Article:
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  7. Relationship Between TMJ Disorders and Headaches


Did you know that headaches are a common symptom for patients with TMD? According to the International Headache Society, TMD is classified as a secondary headache that results from disorders of the TMJ or related tissues. 

When you come in for your evaluation, your PT will ask you many questions to gather a thorough history to identify the possible source of your orofacial pain and provide a screen for other causative or contributing factors. Be sure to let your PT know when your headache occurs, how often, where it hurts, the duration, etc. For example, a patient may report they experience a headache in the temporal region (temples) for about an hour after eating. Keeping a log of your symptoms will help us determine the root cause of your headaches.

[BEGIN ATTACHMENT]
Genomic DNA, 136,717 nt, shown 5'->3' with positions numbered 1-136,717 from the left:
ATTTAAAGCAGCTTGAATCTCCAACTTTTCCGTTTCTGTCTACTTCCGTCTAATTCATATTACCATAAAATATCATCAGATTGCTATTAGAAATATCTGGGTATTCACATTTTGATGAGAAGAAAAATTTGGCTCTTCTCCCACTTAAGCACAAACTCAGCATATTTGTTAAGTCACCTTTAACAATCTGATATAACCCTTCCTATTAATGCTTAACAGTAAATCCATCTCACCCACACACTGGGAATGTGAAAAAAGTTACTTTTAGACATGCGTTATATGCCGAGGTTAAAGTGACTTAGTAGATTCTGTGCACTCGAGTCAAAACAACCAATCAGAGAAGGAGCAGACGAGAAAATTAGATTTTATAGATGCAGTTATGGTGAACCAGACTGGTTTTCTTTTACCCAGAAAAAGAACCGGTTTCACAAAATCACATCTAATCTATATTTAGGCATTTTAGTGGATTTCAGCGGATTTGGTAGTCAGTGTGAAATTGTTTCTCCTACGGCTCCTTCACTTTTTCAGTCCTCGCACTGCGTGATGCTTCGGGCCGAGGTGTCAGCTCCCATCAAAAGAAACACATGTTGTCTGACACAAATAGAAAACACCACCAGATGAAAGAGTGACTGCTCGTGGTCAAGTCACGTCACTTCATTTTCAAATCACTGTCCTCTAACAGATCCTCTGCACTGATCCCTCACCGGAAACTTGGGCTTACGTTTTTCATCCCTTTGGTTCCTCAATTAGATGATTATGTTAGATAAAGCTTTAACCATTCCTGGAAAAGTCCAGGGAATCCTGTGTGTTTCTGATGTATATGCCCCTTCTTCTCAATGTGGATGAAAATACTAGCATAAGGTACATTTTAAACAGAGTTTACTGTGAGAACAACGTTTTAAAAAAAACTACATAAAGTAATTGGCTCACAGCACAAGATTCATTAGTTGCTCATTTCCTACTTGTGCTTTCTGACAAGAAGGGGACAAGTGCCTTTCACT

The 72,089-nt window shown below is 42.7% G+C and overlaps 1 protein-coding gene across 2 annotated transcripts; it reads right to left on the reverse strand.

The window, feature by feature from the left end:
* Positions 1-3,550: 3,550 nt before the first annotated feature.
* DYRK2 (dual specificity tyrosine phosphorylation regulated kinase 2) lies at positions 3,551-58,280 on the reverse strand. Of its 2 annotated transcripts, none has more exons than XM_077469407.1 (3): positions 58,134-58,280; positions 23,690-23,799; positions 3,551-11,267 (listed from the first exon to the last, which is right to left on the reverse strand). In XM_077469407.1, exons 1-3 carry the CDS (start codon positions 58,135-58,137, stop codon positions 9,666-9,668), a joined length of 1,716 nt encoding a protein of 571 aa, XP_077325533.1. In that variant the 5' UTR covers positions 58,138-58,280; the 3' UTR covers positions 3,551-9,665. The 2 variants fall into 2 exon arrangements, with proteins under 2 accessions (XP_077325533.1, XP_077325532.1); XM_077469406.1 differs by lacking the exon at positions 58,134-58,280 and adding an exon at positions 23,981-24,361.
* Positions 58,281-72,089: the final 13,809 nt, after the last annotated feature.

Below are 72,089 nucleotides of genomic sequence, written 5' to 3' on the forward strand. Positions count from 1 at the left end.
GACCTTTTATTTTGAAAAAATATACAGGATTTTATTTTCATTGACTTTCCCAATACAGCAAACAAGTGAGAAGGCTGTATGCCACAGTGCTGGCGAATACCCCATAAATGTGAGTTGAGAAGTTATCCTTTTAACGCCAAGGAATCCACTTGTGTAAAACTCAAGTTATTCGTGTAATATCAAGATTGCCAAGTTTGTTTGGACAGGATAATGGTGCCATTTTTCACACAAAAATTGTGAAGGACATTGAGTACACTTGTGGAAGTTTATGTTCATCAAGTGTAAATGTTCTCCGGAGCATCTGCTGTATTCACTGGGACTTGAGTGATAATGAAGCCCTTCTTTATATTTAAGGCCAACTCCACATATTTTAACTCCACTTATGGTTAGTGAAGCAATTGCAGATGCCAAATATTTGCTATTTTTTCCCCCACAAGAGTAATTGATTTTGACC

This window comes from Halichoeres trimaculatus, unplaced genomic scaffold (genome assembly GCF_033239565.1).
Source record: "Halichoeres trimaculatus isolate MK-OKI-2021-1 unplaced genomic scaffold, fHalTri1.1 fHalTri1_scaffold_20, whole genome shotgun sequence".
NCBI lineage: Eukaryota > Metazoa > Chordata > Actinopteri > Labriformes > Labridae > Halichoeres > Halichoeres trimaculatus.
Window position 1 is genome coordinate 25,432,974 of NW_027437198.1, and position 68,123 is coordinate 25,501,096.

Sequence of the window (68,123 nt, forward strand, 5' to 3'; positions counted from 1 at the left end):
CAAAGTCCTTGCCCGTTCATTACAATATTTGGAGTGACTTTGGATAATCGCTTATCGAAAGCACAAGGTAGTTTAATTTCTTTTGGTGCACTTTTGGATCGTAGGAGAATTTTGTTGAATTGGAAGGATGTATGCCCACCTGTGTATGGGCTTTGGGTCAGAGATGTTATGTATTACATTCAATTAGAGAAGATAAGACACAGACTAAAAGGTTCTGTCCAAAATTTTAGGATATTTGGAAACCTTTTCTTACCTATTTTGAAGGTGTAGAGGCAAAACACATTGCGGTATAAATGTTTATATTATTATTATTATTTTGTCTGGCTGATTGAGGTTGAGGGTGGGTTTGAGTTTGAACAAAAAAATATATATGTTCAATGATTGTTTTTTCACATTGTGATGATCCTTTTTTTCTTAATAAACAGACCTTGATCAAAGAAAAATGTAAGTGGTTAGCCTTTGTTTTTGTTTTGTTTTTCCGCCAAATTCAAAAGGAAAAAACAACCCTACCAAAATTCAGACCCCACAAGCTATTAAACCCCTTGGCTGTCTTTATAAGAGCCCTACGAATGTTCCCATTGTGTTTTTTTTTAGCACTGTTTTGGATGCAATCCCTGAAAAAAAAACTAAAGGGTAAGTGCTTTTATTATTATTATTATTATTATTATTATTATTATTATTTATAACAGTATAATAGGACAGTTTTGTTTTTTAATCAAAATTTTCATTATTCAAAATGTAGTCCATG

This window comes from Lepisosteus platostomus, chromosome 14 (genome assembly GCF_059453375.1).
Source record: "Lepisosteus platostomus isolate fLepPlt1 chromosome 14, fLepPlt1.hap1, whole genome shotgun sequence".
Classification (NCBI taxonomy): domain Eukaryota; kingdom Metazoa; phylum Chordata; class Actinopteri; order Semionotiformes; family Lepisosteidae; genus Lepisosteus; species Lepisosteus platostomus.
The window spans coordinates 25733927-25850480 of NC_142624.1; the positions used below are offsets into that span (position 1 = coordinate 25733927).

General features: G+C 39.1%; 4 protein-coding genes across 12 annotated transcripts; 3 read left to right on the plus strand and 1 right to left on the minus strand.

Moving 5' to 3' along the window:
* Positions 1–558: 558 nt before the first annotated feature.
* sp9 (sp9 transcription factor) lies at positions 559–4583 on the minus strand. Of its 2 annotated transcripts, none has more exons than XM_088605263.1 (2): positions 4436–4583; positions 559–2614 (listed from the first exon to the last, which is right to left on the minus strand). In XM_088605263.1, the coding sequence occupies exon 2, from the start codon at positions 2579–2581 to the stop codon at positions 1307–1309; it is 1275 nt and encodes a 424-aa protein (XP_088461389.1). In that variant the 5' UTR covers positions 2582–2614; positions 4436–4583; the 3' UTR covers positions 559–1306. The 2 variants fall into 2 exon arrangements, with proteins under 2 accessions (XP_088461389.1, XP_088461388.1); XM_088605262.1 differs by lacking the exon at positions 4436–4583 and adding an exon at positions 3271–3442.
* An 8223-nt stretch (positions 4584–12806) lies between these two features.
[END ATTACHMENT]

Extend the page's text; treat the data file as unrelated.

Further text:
Next, your physical therapist will perform a thorough exam to determine where your headache is coming from in order to correctly target treatment. Sensitive areas in jaw muscles and the neck region can refer pain that causes headaches. Additionally, cervical (neck) joint problems can produce a headache. It is important to note that you may have a primary headache (i.e., migraine, cluster, tension), which warrants referral to and collaboration with another healthcare professional, such as a neurologist or orofacial pain specialist, to determine the appropriate plan of care. 

(Harrison et al., 2014)


  1. Gauer, R. L., & Semidey, M. J. (2015, March 15). Diagnosis and treatment of temporomandibular disorders. American Family Physician. Retrieved from https://www.aafp.org/afp/2015/0315/p378.html#afp20150315p378-f1
  2. Harrison, A. L., Thorp, J. N., & Ritzline, P. D. (2014). A proposed diagnostic classification of patients with temporomandibular disorders: Implications for physical therapists. Journal of Orthopaedic & Sports Physical Therapy, 44(3), 182–197. https://doi.org/10.2519/jospt.2014.4847

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